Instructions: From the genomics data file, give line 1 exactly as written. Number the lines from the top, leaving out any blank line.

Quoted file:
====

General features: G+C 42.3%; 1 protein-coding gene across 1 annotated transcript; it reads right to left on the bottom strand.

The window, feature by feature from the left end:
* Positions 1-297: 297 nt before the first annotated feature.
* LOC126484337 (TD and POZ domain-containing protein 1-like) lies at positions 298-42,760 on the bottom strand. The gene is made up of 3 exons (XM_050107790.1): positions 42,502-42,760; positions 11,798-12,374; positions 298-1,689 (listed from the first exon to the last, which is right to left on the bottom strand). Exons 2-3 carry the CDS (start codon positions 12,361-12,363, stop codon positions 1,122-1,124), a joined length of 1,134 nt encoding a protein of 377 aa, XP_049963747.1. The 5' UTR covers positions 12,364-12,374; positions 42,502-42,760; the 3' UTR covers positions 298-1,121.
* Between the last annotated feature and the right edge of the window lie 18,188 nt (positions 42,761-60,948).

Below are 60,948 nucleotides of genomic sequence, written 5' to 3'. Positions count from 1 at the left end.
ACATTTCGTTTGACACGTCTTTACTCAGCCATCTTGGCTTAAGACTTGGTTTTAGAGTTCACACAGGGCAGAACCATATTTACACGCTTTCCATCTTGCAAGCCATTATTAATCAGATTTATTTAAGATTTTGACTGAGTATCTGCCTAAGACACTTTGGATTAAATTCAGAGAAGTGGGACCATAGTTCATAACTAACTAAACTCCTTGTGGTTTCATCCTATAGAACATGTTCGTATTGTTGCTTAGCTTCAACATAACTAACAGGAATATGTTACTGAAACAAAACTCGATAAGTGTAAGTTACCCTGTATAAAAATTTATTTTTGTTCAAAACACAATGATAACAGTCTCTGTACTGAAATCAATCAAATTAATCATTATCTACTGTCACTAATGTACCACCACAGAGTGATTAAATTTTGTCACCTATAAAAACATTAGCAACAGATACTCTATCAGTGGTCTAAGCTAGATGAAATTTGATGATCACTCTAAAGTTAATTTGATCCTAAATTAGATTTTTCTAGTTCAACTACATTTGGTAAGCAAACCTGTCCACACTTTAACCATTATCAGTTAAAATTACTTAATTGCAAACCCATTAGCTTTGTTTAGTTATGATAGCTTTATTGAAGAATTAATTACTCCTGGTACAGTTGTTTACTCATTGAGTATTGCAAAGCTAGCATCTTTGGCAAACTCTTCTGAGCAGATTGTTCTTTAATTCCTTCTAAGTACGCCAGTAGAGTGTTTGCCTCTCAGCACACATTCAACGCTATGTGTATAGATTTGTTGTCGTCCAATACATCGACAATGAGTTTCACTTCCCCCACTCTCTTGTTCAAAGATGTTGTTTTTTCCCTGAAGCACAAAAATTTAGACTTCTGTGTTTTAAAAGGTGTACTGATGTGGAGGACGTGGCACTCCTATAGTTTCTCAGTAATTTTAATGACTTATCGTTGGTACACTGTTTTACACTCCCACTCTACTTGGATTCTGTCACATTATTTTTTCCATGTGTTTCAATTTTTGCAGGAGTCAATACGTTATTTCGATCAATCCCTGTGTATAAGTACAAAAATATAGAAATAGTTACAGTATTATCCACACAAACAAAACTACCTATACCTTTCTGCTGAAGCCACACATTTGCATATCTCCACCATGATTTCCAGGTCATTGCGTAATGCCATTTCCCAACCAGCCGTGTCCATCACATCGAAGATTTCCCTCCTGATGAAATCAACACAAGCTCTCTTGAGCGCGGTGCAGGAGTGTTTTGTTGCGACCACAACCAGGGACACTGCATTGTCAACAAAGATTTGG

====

General features: G+C 42.3%; 1 protein-coding gene across 1 annotated transcript; it reads right to left on the bottom strand.